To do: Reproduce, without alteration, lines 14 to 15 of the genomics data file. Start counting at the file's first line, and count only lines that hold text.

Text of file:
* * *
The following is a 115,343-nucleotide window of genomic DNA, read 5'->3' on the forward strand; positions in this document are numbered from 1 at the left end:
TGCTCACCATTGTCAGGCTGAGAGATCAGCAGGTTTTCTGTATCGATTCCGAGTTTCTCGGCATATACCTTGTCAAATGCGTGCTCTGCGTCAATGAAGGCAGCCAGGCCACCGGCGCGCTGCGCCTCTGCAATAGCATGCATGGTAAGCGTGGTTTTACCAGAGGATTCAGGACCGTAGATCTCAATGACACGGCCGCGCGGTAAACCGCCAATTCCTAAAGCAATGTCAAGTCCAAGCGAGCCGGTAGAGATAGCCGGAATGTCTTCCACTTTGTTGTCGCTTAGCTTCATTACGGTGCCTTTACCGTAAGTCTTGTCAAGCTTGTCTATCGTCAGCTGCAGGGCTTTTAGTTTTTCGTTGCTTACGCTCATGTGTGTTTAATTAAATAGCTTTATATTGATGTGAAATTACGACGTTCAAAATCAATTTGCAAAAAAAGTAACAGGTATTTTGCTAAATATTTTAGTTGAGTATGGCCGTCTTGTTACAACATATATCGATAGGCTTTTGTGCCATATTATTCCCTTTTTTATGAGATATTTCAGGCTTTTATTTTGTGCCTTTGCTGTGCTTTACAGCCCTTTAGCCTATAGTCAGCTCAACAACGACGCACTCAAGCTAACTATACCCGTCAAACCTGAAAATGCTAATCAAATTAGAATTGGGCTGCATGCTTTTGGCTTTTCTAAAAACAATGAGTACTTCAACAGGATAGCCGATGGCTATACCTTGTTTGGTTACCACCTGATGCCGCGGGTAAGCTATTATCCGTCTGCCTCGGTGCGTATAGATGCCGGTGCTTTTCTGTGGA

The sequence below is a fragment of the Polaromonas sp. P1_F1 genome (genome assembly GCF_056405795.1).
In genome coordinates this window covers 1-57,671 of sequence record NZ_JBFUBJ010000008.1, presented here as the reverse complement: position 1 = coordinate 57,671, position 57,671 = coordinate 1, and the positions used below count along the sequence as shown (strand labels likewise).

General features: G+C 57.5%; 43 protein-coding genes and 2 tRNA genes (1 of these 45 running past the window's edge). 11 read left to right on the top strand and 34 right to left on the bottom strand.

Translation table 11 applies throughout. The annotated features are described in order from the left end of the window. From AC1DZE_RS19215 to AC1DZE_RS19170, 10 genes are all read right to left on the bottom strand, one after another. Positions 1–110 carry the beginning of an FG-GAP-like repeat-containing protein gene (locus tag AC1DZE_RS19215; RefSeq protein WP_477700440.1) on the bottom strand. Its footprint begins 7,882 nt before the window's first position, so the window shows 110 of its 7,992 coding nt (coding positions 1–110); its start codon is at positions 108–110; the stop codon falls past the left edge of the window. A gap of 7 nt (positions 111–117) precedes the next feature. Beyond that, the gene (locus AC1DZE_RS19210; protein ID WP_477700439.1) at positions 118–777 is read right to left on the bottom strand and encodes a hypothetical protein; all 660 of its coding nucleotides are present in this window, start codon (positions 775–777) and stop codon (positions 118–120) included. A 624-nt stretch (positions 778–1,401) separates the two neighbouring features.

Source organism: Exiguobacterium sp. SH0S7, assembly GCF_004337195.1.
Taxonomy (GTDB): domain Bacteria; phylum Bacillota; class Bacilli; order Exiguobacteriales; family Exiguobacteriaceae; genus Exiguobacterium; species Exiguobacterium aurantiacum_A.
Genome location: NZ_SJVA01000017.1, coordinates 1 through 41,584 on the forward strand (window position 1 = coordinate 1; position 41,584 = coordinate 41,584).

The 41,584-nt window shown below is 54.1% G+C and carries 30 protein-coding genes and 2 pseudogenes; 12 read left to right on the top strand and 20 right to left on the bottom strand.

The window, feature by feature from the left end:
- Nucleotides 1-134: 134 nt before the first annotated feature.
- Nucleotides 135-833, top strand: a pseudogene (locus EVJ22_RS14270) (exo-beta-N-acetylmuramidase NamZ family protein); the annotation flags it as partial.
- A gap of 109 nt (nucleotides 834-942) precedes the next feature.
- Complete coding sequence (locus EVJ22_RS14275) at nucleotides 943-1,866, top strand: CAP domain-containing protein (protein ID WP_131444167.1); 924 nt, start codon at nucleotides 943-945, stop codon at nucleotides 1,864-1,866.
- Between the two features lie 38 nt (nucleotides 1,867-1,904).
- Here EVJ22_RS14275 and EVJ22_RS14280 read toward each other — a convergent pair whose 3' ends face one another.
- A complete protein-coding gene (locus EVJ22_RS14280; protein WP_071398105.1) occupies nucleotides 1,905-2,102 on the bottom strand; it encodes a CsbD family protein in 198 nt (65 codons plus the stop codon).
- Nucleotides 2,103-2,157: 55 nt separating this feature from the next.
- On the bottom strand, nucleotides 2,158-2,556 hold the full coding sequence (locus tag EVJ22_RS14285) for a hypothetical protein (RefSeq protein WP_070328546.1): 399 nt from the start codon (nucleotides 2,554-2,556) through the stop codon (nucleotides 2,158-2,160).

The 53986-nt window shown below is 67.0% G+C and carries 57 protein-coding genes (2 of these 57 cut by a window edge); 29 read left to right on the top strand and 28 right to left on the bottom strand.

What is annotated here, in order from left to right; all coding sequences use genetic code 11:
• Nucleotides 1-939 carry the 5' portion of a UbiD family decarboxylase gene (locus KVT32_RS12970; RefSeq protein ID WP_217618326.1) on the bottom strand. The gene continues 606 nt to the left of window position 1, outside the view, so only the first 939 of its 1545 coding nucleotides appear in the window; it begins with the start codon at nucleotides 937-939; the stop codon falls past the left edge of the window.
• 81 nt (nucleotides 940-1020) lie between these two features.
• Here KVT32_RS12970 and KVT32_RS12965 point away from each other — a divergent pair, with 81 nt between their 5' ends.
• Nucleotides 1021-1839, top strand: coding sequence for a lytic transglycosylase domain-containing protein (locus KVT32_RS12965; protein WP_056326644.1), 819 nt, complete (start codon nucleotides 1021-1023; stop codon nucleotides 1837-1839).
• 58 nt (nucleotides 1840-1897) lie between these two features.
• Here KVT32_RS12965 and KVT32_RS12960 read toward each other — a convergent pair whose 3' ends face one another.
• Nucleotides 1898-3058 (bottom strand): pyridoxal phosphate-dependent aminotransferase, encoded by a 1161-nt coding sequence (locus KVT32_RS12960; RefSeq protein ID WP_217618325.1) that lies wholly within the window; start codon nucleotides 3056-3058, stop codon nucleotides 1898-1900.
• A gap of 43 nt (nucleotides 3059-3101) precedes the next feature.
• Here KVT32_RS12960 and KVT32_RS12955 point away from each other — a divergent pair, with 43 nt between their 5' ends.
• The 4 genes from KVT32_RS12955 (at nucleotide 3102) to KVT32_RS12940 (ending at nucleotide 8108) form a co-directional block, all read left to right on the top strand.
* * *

- A gap of 109 nt (nucleotides 834-942) precedes the next feature.
- Complete coding sequence (locus EVJ22_RS14275) at nucleotides 943-1,866, top strand: CAP domain-containing protein (protein ID WP_131444167.1); 924 nt, start codon at nucleotides 943-945, stop codon at nucleotides 1,864-1,866.